The Hubble Space Telescope captured this incredible image of a "space triangle" caused by the collision of two galaxies—NGC 2445 seen above on the right and NGC 2444 on the left. Video explanation below. From NASA:
Astronomers suggest that the galaxies passed through each other, igniting the uniquely shaped star-formation firestorm in NGC 2445, where thousands of stars are bursting to life on the right-hand side of the image. This galaxy is awash in starbirth because it is rich in gas, the fuel that makes stars. However, it hasn't yet escaped the gravitational clutches of its partner NGC 2444, shown on the left side of the image. The pair is waging a cosmic tug-of-war, which NGC 2444 appears to be winning. The galaxy has pulled gas from NGC 2445, forming the oddball triangle of newly minted stars.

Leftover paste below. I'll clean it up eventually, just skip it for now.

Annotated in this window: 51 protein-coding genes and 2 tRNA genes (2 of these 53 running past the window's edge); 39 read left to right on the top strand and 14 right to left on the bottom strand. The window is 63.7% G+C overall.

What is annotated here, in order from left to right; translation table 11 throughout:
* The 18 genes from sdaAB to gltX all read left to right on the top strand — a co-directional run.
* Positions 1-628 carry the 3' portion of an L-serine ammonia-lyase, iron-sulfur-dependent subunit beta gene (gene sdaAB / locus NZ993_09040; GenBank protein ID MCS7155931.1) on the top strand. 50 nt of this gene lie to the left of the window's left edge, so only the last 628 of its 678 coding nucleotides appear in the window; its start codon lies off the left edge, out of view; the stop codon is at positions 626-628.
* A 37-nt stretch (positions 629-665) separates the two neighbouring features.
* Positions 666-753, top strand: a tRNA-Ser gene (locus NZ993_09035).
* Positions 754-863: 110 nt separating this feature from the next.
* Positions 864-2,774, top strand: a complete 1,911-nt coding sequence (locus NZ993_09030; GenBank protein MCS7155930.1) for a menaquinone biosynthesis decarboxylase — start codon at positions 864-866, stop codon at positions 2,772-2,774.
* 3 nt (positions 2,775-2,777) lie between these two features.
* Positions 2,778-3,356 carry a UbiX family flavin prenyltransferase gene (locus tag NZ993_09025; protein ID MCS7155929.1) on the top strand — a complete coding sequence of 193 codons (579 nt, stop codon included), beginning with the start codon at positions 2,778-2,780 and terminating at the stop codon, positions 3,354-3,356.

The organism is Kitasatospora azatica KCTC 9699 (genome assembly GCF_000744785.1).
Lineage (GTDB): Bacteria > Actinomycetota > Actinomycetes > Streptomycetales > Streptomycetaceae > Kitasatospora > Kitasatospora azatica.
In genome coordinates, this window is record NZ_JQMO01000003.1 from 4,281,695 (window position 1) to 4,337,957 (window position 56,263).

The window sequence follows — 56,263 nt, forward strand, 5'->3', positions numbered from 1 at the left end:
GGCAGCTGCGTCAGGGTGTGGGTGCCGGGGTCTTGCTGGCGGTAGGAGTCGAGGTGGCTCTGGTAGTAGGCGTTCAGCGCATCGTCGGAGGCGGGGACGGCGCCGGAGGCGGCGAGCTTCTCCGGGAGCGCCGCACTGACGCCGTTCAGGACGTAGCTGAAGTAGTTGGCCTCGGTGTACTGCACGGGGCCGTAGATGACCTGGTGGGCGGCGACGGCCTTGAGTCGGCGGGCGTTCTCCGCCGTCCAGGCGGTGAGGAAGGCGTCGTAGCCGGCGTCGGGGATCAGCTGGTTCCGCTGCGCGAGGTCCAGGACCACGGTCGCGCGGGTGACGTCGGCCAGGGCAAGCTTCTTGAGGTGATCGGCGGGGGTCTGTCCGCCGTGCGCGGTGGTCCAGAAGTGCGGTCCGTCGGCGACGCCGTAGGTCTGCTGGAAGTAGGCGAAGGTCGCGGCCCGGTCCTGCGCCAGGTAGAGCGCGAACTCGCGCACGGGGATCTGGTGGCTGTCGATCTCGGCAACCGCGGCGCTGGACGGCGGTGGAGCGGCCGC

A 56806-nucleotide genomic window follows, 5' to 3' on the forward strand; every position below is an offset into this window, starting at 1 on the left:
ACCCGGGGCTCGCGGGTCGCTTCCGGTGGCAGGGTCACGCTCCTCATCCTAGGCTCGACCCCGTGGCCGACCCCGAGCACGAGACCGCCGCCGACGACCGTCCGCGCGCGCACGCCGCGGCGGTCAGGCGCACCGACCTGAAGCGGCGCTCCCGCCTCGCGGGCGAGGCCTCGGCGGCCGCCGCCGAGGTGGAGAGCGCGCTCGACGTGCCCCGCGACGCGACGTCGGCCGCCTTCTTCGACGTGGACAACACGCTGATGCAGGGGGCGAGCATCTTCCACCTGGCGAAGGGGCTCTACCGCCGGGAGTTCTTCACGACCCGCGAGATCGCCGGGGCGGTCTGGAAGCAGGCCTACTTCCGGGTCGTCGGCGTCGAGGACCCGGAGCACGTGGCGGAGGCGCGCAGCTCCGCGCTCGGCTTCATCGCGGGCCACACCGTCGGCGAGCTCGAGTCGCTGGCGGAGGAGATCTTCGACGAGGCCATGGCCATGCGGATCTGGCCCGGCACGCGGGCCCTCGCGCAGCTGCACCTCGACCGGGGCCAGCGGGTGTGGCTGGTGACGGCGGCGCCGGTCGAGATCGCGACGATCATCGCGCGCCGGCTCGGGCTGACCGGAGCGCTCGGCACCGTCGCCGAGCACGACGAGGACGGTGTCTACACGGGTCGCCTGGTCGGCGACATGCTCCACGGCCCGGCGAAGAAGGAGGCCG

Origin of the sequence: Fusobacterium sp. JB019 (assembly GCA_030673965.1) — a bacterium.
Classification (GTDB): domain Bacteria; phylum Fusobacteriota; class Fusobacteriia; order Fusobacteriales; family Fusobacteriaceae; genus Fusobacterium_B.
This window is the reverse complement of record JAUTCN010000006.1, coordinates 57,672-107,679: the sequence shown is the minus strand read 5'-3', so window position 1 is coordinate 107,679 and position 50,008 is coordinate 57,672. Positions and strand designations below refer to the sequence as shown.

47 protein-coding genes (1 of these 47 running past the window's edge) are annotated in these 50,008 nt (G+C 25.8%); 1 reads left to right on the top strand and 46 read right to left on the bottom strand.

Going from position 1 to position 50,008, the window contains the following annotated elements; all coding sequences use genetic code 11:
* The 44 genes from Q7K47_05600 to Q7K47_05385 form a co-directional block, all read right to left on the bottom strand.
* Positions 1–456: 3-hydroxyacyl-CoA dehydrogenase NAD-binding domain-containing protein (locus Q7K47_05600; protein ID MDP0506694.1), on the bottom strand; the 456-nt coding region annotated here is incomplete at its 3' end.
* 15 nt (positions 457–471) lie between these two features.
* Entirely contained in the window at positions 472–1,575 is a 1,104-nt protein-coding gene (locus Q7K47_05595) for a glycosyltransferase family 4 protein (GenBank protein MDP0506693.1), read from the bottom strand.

"Simulations show that head-on collisions between two galaxies is one way of making rings of new stars," said astronomer Julianne Dalcanton of the Flatiron Institute's Center for Computational Astrophysics in New York and the University of Washington in Seattle. "Therefore, rings of star formation are not uncommon. However, what's weird about this system is that it's a triangle of star formation. Part of the reason for that shape is that these galaxies are still so close to each other and NGC 2444 is still holding on to the other galaxy gravitationally. NGC 2444 may also have an invisible hot halo of gas that could help to pull NGC 2445's gas away from its nucleus. So they're not completely free of each other yet, and their unusual interaction is distorting the ring into this triangle."